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Toolbox Library, primary resources thematically organized with notes and discussion questionsOnline Seminars, professional development seminars for history and literature teachersThe Gilded and the Gritty: America, 1870-1912
The Gilded and the Gritty: America, 1870-1912
Topic: MemoryTopic: ProgressTopic: PeopleTopic: PowerTopic: Empire
Topic: People: Assimilation and the Crucible of the City
Toolbox Overview: The Gilded and the Gritty: America, 1870-1912
Resource Menu: People
Text 1. The American Metropolis
Text 2. Coney Island
Text 3. Horatio Alger, Jr., Ragged Dick
Text 4. Lewis W. Hine photographs
Text 5. Jacob Riis, How the Other Lives
Text 6. Anzia Yezierska, Russians
Text 7. Two Wives
Text 8. Lee Chew, The Biography of a Chinaman
Text 9. Exclusion
Text 10. Zitkala-Sa, Native Americans
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Reading Guide
10.
NMAH
Zitkala-Sa, 1898
Zitkala-Sa, 1898
Zitkala-Sa
- Zitkala-Sa (Gertrude Bonnin), "The School Days of an Indian Girl," Atlantic Monthly, February 1900
- Gertrude Käsebier, photographs of Zitkala-Sa, 1898

For one group of "newcomers" to industrial America the city was decidedly not the site of assimilation, yet what was happening in the cities affected the strategies of socialization offered to them. In the 1880s the impulse that prompted government action on the problems of poverty, immigration, and labor unrest in the cities was directed west on behalf of Indians. Influential reformers, evangelical Protestants calling themselves "Friends of the Indian," urged education and support as alternatives to suppression and extermination. The transformation of this approach into government policy came through the Dawes Act of 1887, which essentially offered the Indians a deal—if they would give up their traditional ways, they could become members of American society. Under this legislation, if a male would separate himself from a tribe and live according to "civilized" values, the government would provide him land and the prospect of citizenship. In other words, if an Indian ceased to be an Indian, he/she could become an American.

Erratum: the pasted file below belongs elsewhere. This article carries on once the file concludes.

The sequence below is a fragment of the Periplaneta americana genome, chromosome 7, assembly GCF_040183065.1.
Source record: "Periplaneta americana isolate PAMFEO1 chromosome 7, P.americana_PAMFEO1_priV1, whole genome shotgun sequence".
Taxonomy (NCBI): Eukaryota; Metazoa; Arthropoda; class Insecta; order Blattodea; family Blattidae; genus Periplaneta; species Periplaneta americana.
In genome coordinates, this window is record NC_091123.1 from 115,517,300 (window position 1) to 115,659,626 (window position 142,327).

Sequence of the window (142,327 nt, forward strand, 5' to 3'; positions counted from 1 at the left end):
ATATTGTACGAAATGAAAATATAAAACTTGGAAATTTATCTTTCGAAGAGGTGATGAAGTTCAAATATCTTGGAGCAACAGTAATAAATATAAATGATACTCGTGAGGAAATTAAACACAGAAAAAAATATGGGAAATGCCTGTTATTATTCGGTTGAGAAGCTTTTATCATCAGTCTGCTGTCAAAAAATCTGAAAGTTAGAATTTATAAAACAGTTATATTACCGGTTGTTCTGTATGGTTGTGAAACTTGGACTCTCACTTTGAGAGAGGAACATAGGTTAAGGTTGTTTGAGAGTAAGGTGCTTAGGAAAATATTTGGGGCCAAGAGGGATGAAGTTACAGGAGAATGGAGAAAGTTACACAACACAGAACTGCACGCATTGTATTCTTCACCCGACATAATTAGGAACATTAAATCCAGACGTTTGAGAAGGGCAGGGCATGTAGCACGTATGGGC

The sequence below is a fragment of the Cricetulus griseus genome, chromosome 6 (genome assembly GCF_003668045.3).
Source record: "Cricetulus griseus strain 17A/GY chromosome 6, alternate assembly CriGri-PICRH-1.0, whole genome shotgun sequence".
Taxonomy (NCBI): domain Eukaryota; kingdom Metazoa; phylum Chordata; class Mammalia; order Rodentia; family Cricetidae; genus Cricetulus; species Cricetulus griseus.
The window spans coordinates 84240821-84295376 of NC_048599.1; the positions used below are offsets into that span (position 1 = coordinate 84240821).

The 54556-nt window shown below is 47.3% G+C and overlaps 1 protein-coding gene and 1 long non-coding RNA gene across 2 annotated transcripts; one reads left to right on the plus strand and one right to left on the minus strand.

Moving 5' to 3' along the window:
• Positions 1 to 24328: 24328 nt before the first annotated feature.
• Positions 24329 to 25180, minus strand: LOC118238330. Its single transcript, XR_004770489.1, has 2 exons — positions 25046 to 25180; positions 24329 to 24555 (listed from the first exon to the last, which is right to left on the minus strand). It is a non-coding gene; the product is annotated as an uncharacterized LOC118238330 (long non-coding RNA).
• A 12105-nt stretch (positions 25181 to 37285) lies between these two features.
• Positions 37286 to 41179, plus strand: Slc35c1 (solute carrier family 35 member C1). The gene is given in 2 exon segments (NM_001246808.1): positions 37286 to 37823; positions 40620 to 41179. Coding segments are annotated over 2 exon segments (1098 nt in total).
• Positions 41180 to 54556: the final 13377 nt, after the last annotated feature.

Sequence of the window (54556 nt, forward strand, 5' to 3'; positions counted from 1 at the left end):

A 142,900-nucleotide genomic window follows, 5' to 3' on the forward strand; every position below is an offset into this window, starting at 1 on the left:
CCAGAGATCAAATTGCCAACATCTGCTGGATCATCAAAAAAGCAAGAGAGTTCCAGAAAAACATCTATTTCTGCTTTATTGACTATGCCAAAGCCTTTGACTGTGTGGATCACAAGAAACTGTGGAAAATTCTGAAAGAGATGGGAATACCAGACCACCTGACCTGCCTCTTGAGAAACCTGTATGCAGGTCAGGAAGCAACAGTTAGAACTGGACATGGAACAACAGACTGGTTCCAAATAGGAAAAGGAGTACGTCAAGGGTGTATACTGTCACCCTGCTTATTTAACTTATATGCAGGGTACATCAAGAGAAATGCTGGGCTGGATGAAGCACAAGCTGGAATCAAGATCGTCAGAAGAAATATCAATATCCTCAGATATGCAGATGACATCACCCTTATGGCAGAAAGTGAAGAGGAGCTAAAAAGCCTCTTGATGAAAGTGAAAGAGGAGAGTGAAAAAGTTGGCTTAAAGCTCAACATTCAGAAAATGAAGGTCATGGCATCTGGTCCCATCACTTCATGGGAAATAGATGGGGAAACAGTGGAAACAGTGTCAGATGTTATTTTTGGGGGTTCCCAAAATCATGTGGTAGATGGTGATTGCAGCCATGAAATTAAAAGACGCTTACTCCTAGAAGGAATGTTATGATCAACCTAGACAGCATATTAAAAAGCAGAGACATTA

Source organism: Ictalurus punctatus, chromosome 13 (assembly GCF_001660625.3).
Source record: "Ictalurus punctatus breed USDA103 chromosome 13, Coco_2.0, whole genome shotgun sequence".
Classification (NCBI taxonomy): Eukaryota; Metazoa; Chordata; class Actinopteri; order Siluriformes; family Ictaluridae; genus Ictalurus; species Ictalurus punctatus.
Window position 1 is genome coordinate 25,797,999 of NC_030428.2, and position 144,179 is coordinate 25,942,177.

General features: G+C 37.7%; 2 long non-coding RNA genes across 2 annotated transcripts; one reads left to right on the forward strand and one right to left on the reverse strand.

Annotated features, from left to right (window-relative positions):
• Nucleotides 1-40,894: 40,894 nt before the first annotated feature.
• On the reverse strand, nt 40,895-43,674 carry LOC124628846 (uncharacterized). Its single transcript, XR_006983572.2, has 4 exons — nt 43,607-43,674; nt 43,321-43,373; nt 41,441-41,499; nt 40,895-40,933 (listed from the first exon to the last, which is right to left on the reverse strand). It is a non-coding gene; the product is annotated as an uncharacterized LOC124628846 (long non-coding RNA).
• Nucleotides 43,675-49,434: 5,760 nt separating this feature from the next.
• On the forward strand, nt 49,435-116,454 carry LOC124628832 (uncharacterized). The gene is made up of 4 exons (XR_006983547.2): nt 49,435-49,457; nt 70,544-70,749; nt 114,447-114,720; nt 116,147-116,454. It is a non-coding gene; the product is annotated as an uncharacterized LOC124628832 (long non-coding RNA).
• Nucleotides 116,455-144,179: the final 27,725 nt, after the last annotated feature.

Indian schools were charged with the task of processing the "Indian" out of Indians. Gertrude Simmons Bonnin (1876-1938) entered what she called "the civilizing machine" at White's Manual Labor Institute in Wabash, Indiana, a Quaker missionary school. Born of a white father and Yankton-Nakota Sioux mother, Bonnin left the reservation at the age of eight to attend White's, a move she made against the expressed disapproval of her mother. After White's she went to Earlham College in Indiana, and upon graduation took the name Zitkala-Sa. She studied at the New England Conservatory of Music and taught music at the Carlisle Indian School in Pennsylvania, a job from which she was fired when she began publishing her autobiographical essays. She went on to compose opera, edit American Indian Magazine, and lobby on behalf of Indian causes. "The School Days of an Indian Girl" tracks her education after arriving in "The Land of the Red Apples" through her college years. In it she ably conveys what to her was the strangeness of her new surroundings. She suffers repeated indignities, some inflicted innocently through cultural misunderstanding, others inflicted deliberately. Language and its subtle power to change a person are a constant theme. In the end she triumphs but at enormous cost.

Photographer Gertrude Käsebier (1852-1934) lived in Iowa and Colorado until her teen years. She was educated at the Moravian College for Women in Bethlehem, Pennsylvania, and later studied photography and art in New York. Her photos were published in Alfred Stieglitz's Camera Work and other notable photographic magazines of the times. Käsebier photographed Indians in Buffalo Bill's Wild West and on reservations of the Dakota Sioux. She formed a friendship with Zitkala-Sa and made several portraits of her. 14 pages.


Discussion questions
  1. Who is Zitkala Sa's audience?
  2. What response is she trying to evoke from her audience? Compare her approach to her audience and her goals with those of Simon Pokagon (see EMPIRE).
  3. According to the school, what does becoming "civilized" mean? What values does it seek to inculcate?
  4. How do the school's values differ from Indian values?
  5. How are they the values of an industrial society?
  6. What role does language play in her experience?
  7. What does she gain and what does she lose in her "civilizing" experience?
  8. Compare Zitkala-Sa's portraits with the Indian studio portraits in the EMPIRE section of the toolbox. There will you will find suggestions for interpreting portraits.

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Topic Framing Questions
  •  How was the American cultural mainstream defined at this time?
  •  What messages and strategies of socialization did the government and other culture brokers extend to immigrants, African Americans, and Native Americans during this period?
  •  What benefits and costs for these groups were associated with a strategy of assimilation?
  •  How did the city function as a site of assimilation?



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